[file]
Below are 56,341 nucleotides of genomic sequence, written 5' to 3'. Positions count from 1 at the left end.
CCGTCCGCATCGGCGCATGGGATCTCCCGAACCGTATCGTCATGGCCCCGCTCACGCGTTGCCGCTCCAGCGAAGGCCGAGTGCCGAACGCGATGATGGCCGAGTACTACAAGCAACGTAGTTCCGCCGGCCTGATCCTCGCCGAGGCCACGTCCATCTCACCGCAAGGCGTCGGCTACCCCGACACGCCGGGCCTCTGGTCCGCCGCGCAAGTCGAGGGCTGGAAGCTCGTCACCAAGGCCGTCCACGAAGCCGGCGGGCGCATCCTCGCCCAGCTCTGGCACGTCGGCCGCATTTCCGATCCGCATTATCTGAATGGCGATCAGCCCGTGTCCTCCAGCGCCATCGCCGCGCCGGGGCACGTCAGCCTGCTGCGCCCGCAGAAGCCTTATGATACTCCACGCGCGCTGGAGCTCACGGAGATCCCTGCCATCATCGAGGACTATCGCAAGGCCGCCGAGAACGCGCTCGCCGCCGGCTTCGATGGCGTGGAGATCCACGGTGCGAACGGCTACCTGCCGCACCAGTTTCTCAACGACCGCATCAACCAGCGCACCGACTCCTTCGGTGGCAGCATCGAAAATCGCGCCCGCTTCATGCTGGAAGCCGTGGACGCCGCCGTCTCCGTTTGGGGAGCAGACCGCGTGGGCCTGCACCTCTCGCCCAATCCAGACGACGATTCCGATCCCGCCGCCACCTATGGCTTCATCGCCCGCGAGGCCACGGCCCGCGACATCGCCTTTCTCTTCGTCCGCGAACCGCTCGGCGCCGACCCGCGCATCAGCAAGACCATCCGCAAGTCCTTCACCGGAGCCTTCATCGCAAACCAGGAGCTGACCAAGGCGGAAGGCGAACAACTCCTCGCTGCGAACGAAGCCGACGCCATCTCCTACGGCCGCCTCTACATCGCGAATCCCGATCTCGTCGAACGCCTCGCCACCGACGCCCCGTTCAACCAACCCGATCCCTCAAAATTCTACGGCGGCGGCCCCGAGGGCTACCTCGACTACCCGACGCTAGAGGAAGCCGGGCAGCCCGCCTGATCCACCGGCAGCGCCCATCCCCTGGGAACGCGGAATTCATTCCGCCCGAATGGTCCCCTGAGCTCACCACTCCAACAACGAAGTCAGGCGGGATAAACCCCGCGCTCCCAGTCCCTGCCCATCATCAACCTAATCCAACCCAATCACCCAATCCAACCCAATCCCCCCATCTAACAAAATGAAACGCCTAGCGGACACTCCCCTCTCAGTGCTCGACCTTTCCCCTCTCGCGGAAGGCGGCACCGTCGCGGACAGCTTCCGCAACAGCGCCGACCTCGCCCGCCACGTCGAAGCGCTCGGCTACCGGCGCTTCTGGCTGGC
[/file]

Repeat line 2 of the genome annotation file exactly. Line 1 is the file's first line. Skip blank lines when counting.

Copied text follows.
CCGTCCGCATCGGCGCATGGGATCTCCCGAACCGTATCGTCATGGCCCCGCTCACGCGTTGCCGCTCCAGCGAAGGCCGAGTGCCGAACGCGATGATGGCCGAGTACTACAAGCAACGTAGTTCCGCCGGCCTGATCCTCGCCGAGGCCACGTCCATCTCACCGCAAGGCGTCGGCTACCCCGACACGCCGGGCCTCTGGTCCGCCGCGCAAGTCGAGGGCTGGAAGCTCGTCACCAAGGCCGTCCACGAAGCCGGCGGGCGCATCCTCGCCCAGCTCTGGCACGTCGGCCGCATTTCCGATCCGCATTATCTGAATGGCGATCAGCCCGTGTCCTCCAGCGCCATCGCCGCGCCGGGGCACGTCAGCCTGCTGCGCCCGCAGAAGCCTTATGATACTCCACGCGCGCTGGAGCTCACGGAGATCCCTGCCATCATCGAGGACTATCGCAAGGCCGCCGAGAACGCGCTCGCCGCCGGCTTCGATGGCGTGGAGATCCACGGTGCGAACGGCTACCTGCCGCACCAGTTTCTCAACGACCGCATCAACCAGCGCACCGACTCCTTCGGTGGCAGCATCGAAAATCGCGCCCGCTTCATGCTGGAAGCCGTGGACGCCGCCGTCTCCGTTTGGGGAGCAGACCGCGTGGGCCTGCACCTCTCGCCCAATCCAGACGACGATTCCGATCCCGCCGCCACCTATGGCTTCATCGCCCGCGAGGCCACGGCCCGCGACATCGCCTTTCTCTTCGTCCGCGAACCGCTCGGCGCCGACCCGCGCATCAGCAAGACCATCCGCAAGTCCTTCACCGGAGCCTTCATCGCAAACCAGGAGCTGACCAAGGCGGAAGGCGAACAACTCCTCGCTGCGAACGAAGCCGACGCCATCTCCTACGGCCGCCTCTACATCGCGAATCCCGATCTCGTCGAACGCCTCGCCACCGACGCCCCGTTCAACCAACCCGATCCCTCAAAATTCTACGGCGGCGGCCCCGAGGGCTACCTCGACTACCCGACGCTAGAGGAAGCCGGGCAGCCCGCCTGATCCACCGGCAGCGCCCATCCCCTGGGAACGCGGAATTCATTCCGCCCGAATGGTCCCCTGAGCTCACCACTCCAACAACGAAGTCAGGCGGGATAAACCCCGCGCTCCCAGTCCCTGCCCATCATCAACCTAATCCAACCCAATCACCCAATCCAACCCAATCCCCCCATCTAACAAAATGAAACGCCTAGCGGACACTCCCCTCTCAGTGCTCGACCTTTCCCCTCTCGCGGAAGGCGGCACCGTCGCGGACAGCTTCCGCAACAGCGCCGACCTCGCCCGCCACGTCGAAGCGCTCGGCTACCGGCGCTTCTGGCTGGC